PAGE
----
The recovery of crude production from Libya is undermining Opec’s efforts to curb its output as the African nation pumps unabated.
Total crude production from the Organisation of Petroleum Exporting Countries in July rose 210,000 bpd from June to reach 32.87mn bpd, according to a Bloomberg News survey of analysts, oil companies and ship-tracking data.
Libya – which along with Nigeria is exempt from making cuts as it seeks to restore output lost to internal strife – led those gains, adding 180,000 bpd. Production rose to 1.02mn bpd, the highest level since June 2013, according to data compiled by Bloomberg.
Opec began production cuts in January to reduce swollen global inventories and bolster the price of oil, which is still stuck at around half its 2014 level. In May, Opec and its partners, including Russia, extended their agreement through March 2018 because the oil market had failed to rebalance.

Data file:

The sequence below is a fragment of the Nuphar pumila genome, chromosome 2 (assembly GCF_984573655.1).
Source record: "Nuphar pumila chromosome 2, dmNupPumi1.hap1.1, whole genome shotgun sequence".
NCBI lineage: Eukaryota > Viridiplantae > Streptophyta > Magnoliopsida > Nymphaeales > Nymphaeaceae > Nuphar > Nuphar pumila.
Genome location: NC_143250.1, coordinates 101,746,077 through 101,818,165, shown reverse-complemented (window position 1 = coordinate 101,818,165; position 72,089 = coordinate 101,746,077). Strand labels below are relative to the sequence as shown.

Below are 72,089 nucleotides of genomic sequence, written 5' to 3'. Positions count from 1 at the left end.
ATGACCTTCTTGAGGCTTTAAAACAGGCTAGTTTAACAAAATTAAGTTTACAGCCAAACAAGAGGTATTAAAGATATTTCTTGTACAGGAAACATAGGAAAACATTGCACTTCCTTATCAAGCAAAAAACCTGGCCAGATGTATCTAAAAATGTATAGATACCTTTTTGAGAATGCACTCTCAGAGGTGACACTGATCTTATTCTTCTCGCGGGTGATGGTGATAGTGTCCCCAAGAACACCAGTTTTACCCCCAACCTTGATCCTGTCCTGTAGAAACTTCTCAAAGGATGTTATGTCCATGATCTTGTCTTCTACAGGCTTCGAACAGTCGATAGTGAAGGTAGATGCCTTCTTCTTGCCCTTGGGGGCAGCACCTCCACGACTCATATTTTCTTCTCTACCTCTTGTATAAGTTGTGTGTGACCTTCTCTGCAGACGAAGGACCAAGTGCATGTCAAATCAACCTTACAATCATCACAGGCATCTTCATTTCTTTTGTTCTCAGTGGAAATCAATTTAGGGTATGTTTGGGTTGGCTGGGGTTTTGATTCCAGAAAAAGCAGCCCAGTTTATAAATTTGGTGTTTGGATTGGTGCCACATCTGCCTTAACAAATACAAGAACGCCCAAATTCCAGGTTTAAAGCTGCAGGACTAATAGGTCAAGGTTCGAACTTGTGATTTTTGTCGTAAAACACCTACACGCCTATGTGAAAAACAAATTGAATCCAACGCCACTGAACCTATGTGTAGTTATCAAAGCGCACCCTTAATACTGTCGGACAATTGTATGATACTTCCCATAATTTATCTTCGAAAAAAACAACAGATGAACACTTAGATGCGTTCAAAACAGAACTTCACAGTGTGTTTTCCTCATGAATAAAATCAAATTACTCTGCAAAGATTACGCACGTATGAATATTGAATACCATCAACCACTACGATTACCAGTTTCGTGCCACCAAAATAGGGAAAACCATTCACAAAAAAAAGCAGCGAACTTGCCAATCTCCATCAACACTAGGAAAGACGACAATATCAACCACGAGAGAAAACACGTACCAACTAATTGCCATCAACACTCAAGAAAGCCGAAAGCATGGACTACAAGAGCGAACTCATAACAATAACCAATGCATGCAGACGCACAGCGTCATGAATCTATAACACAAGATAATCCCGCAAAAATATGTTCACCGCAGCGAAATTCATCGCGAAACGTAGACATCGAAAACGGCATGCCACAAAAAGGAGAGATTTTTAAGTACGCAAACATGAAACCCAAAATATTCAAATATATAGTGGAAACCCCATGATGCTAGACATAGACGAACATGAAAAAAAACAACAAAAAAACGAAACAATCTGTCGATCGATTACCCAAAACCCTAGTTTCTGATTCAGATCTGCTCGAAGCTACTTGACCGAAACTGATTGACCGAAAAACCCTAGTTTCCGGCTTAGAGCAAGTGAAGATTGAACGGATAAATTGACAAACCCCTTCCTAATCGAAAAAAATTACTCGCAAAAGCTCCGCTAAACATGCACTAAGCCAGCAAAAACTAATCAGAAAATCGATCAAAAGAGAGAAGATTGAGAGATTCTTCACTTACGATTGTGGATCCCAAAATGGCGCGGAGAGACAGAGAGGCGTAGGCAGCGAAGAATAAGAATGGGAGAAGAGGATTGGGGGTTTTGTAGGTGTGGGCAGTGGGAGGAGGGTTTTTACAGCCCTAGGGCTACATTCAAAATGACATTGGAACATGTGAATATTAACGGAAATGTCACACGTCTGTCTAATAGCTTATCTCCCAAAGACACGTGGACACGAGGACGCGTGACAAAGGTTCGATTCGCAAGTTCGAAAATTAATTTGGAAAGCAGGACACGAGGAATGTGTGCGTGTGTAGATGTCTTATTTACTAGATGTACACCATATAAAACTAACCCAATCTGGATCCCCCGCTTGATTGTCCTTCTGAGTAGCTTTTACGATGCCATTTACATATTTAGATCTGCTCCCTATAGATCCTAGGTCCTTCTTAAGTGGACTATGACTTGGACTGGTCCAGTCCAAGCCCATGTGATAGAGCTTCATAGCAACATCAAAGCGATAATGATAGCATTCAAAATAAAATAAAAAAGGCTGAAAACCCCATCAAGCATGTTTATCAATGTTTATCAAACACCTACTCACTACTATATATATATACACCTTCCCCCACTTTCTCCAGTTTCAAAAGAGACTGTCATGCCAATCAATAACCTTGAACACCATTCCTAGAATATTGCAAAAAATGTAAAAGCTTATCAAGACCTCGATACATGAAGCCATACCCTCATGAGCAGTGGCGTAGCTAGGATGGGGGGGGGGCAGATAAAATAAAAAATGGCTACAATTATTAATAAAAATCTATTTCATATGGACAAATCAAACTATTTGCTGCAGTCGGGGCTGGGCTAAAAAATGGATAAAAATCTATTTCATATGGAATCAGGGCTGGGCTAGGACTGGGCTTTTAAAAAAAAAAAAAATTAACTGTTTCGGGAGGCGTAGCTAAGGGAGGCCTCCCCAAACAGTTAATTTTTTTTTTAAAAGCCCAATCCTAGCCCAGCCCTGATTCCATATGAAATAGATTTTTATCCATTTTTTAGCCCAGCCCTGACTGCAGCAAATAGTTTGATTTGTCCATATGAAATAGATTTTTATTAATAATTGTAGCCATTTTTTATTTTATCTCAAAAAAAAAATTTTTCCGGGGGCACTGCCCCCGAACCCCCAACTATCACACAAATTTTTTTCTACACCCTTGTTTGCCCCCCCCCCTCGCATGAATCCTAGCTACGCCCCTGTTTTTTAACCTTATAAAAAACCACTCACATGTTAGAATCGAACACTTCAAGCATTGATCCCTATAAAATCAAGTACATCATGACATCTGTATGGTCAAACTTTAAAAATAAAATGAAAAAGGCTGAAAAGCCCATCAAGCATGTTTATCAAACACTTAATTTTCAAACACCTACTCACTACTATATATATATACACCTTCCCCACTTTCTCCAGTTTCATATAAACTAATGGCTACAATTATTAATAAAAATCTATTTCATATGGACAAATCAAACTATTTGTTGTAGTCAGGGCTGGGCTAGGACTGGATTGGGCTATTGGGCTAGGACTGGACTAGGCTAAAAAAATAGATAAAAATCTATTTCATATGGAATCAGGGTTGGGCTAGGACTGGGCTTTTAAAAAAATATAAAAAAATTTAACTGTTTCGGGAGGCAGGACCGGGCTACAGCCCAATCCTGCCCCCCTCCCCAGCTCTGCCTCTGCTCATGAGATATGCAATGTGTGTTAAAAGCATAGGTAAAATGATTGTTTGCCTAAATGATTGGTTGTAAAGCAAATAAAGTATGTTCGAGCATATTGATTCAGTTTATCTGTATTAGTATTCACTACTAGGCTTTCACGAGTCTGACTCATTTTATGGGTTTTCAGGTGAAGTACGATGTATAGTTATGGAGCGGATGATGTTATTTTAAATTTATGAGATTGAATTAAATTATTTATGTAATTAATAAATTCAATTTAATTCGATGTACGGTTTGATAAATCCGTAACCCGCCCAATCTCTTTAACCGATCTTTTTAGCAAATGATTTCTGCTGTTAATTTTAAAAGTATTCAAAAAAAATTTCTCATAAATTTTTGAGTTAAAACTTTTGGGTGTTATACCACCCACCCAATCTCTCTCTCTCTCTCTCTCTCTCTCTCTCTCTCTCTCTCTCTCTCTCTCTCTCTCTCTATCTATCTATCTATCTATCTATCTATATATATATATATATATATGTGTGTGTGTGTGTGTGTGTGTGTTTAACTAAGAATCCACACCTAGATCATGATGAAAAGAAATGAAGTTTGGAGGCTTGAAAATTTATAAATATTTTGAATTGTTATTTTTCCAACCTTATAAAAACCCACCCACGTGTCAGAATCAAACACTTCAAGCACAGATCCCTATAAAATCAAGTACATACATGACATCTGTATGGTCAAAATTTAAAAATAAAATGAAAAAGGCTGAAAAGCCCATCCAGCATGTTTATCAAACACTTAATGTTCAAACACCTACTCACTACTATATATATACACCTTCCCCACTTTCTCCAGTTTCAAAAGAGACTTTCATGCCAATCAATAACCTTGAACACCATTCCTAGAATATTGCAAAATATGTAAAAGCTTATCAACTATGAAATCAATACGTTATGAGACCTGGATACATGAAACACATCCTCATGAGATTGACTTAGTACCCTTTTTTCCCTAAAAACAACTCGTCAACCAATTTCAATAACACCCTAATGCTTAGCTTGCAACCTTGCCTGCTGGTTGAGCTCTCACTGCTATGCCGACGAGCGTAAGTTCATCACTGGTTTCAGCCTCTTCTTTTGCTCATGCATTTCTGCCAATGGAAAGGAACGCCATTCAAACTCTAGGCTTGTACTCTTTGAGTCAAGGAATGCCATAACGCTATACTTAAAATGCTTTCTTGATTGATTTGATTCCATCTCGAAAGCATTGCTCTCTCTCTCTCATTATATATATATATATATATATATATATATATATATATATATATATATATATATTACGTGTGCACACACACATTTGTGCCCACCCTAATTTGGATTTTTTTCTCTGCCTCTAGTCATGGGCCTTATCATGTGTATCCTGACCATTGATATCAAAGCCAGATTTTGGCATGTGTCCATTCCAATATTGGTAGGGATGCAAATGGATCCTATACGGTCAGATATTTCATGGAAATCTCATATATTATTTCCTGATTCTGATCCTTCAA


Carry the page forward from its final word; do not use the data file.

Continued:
A ministerial meeting last month in St Petersburg didn’t modify the terms of the deal, even as oil prices remain near $50 a barrel amid scepticism the agreement is working. Libya was invited to present its outlook for its production recovery to the meeting, stoking speculation it would be asked to limit its output.
Opec’s biggest producer, Saudi Arabia, increased output by 30,000 bpd to 10.05mn bpd in July. Production in the UAE also increased by that amount, to 2.93mn bpd.
Compliance, which was high in the first months of the pact, has slipped as the expected crude-price recovery fails to materialise. The 12 Opec countries bound by the deal were 86% compliant with their pledges, the survey found. Counting Libya and Nigeria, total Opec output remained almost 1mn bpd above the target set out in the November 30 agreement, putting the group only about 27% of the way toward its goal.
Representatives of some Opec and non-Opec nations will meet on August 7-8 in Abu Dhabi to discuss why some of them are falling behind in their pledges to cut production.